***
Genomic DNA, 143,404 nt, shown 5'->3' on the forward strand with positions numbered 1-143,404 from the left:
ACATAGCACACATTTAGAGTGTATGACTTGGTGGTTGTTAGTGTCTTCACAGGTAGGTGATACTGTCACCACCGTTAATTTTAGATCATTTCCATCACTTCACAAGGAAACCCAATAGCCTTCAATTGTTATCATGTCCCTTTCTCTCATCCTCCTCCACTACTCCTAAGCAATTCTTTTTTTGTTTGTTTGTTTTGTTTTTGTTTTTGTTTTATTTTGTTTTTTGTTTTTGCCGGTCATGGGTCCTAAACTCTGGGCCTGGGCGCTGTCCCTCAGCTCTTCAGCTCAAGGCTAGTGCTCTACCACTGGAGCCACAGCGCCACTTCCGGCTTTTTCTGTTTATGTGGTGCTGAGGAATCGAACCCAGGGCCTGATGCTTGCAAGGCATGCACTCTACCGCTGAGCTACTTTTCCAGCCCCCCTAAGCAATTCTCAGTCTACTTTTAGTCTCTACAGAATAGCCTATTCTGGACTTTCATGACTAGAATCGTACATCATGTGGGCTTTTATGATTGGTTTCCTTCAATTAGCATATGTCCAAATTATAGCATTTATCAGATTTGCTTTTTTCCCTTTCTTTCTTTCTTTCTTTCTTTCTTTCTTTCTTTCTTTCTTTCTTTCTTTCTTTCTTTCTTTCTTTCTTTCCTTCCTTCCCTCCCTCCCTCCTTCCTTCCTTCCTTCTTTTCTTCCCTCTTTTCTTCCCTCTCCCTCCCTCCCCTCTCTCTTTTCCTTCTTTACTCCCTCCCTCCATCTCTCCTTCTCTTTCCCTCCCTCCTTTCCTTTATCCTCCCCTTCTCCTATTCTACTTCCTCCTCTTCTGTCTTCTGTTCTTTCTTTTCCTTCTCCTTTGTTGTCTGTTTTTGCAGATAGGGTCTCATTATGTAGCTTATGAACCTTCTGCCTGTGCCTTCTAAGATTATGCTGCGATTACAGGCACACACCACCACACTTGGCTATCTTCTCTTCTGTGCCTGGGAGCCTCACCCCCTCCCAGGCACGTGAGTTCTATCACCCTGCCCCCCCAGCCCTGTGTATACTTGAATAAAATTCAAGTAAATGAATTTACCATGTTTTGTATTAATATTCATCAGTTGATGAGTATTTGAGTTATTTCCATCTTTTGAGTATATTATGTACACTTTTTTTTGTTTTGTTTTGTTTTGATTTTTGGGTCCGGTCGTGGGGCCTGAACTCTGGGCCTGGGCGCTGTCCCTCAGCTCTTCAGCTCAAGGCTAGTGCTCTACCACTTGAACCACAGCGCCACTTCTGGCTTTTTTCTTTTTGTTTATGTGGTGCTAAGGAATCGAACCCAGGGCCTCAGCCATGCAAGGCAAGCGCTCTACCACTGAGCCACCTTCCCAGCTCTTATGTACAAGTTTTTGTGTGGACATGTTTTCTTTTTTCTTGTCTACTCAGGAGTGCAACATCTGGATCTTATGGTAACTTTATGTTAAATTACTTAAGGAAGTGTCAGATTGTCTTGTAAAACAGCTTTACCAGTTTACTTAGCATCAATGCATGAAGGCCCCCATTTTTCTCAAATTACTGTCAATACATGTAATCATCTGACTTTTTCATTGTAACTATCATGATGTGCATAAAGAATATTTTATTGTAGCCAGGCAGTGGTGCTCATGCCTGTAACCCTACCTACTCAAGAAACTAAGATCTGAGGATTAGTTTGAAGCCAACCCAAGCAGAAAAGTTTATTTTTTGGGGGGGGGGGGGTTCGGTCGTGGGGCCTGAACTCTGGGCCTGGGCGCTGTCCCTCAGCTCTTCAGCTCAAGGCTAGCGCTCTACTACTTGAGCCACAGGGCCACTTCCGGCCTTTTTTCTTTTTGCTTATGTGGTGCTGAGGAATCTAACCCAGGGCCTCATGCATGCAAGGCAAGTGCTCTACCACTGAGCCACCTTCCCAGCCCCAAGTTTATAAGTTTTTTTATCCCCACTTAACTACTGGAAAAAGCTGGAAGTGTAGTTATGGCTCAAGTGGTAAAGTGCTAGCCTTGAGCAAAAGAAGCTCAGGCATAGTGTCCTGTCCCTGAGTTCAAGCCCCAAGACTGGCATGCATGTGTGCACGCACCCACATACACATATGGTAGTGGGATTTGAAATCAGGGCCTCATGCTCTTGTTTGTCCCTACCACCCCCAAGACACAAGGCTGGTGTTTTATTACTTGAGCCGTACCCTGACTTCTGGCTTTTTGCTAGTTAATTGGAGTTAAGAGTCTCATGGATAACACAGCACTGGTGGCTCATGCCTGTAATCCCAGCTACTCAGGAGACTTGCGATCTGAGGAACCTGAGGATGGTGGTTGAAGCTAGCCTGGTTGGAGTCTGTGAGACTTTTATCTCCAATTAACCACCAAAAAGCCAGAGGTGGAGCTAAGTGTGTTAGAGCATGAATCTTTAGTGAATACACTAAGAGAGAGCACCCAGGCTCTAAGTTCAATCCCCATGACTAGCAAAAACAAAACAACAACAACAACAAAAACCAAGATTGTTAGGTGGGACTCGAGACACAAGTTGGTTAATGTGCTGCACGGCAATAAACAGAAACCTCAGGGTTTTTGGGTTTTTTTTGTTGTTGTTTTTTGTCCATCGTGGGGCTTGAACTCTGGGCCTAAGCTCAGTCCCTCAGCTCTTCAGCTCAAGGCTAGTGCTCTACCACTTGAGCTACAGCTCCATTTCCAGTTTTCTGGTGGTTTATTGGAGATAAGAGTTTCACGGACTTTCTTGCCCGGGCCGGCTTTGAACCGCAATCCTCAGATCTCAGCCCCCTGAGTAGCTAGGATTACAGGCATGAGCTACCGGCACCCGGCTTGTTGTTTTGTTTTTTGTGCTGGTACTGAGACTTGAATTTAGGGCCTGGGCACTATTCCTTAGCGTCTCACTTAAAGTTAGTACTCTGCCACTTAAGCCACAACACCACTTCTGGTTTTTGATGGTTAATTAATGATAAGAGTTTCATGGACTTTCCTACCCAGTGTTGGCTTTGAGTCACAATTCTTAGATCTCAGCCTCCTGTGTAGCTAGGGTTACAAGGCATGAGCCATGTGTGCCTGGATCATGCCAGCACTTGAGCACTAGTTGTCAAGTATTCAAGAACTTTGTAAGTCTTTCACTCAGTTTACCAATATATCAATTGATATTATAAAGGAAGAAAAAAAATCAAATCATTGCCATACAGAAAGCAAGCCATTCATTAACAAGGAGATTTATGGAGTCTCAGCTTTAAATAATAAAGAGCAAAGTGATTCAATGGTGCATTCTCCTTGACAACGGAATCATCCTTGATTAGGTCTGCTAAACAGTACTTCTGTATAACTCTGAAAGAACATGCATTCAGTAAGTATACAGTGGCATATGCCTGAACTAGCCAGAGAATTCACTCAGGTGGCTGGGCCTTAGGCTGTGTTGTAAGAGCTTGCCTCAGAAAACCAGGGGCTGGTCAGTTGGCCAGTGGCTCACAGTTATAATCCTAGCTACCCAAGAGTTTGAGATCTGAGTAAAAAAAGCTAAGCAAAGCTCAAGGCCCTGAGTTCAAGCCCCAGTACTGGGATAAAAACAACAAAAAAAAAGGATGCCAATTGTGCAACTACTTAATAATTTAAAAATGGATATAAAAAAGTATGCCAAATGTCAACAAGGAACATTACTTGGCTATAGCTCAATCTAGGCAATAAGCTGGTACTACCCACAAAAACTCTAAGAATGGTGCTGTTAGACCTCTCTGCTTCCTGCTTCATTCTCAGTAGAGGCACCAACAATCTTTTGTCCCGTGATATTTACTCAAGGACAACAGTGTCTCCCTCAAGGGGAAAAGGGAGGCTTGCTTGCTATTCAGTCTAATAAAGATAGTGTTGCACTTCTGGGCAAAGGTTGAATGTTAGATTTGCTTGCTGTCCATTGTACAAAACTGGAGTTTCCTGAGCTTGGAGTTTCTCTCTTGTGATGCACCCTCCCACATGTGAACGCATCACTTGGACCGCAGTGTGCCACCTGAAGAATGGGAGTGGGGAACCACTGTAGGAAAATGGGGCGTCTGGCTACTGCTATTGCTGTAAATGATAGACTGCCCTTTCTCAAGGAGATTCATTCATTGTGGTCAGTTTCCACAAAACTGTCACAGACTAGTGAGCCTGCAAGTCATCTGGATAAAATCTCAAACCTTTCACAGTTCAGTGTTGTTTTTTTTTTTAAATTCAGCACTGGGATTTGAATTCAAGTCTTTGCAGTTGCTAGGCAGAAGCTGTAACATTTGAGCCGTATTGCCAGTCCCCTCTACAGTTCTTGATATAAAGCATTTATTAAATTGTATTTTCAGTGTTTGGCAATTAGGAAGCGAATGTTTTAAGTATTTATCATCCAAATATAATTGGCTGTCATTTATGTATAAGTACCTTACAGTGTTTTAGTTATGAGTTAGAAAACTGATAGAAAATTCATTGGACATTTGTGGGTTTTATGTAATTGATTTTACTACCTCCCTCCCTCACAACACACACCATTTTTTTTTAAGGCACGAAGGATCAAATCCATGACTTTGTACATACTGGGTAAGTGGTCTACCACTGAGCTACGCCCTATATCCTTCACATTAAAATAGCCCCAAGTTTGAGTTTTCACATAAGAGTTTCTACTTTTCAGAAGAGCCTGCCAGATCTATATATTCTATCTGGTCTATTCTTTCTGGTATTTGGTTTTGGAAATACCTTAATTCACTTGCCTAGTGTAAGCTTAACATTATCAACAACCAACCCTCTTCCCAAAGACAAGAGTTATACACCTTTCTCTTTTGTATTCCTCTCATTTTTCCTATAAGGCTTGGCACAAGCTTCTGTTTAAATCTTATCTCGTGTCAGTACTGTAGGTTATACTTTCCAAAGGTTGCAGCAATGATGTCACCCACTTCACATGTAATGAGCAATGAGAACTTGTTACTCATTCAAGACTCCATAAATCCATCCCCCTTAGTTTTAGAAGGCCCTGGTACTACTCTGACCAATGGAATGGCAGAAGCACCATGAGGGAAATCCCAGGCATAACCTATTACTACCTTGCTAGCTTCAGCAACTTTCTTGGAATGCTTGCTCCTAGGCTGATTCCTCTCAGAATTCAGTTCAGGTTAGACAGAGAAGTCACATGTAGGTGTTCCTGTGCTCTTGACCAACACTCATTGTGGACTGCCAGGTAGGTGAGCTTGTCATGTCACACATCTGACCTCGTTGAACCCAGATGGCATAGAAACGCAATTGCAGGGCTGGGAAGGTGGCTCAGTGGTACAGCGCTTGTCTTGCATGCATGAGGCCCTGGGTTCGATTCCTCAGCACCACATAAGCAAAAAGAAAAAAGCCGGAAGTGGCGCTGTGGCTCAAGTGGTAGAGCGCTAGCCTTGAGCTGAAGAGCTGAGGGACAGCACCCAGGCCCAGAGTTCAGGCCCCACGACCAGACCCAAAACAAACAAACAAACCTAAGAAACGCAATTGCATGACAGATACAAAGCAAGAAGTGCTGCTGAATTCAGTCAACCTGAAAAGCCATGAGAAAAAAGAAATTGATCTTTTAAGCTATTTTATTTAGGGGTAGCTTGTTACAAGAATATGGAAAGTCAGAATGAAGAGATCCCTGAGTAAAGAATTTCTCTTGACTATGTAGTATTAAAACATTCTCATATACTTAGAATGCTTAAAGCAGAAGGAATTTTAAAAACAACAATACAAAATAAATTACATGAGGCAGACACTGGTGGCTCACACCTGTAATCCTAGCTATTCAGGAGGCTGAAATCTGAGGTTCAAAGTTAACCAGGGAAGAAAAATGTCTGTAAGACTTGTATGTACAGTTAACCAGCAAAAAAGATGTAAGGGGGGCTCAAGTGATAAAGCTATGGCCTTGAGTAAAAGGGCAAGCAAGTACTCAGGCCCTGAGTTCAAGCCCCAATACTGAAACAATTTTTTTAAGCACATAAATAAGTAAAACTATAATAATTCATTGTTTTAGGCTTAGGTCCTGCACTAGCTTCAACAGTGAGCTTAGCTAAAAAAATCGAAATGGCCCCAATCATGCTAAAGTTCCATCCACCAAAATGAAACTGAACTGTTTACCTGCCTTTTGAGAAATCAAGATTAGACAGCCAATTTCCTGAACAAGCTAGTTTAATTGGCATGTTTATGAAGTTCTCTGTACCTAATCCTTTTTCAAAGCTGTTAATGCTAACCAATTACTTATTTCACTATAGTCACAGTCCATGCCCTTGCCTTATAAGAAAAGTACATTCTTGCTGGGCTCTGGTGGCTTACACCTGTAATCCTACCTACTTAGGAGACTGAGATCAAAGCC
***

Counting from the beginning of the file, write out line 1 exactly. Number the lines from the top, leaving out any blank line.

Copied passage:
Genomic DNA, 143,404 nt, shown 5'->3' on the forward strand with positions numbered 1-143,404 from the left: